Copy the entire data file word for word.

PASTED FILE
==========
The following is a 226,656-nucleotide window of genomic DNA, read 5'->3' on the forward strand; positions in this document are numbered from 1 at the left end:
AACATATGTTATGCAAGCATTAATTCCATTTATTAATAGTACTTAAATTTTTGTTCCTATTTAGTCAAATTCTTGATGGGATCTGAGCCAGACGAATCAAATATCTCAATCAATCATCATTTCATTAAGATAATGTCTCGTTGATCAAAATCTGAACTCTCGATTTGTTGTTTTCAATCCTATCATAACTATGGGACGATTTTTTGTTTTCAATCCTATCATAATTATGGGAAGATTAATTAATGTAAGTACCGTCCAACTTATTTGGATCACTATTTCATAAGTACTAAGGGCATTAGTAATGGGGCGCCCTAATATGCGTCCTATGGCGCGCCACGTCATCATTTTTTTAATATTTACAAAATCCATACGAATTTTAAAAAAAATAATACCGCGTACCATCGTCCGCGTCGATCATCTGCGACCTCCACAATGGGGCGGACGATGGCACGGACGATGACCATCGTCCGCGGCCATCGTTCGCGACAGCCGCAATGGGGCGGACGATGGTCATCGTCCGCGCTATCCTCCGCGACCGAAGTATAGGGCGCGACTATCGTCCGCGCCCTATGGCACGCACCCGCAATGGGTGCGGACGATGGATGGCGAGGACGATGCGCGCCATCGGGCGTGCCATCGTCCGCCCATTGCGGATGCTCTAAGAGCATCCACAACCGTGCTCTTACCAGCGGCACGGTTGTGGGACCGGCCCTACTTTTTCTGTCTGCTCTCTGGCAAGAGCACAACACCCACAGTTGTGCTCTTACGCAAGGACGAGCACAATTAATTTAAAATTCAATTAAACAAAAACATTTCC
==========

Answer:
The following is a 226,656-nucleotide window of genomic DNA, read 5'->3' on the forward strand; positions in this document are numbered from 1 at the left end:
AACATATGTTATGCAAGCATTAATTCCATTTATTAATAGTACTTAAATTTTTGTTCCTATTTAGTCAAATTCTTGATGGGATCTGAGCCAGACGAATCAAATATCTCAATCAATCATCATTTCATTAAGATAATGTCTCGTTGATCAAAATCTGAACTCTCGATTTGTTGTTTTCAATCCTATCATAACTATGGGACGATTTTTTGTTTTCAATCCTATCATAATTATGGGAAGATTAATTAATGTAAGTACCGTCCAACTTATTTGGATCACTATTTCATAAGTACTAAGGGCATTAGTAATGGGGCGCCCTAATATGCGTCCTATGGCGCGCCACGTCATCATTTTTTTAATATTTACAAAATCCATACGAATTTTAAAAAAAATAATACCGCGTACCATCGTCCGCGTCGATCATCTGCGACCTCCACAATGGGGCGGACGATGGCACGGACGATGACCATCGTCCGCGGCCATCGTTCGCGACAGCCGCAATGGGGCGGACGATGGTCATCGTCCGCGCTATCCTCCGCGACCGAAGTATAGGGCGCGACTATCGTCCGCGCCCTATGGCACGCACCCGCAATGGGTGCGGACGATGGATGGCGAGGACGATGCGCGCCATCGGGCGTGCCATCGTCCGCCCATTGCGGATGCTCTAAGAGCATCCACAACCGTGCTCTTACCAGCGGCACGGTTGTGGGACCGGCCCTACTTTTTCTGTCTGCTCTCTGGCAAGAGCACAACACCCACAGTTGTGCTCTTACGCAAGGACGAGCACAATTAATTTAAAATTCAATTAAACAAAAACATTTCC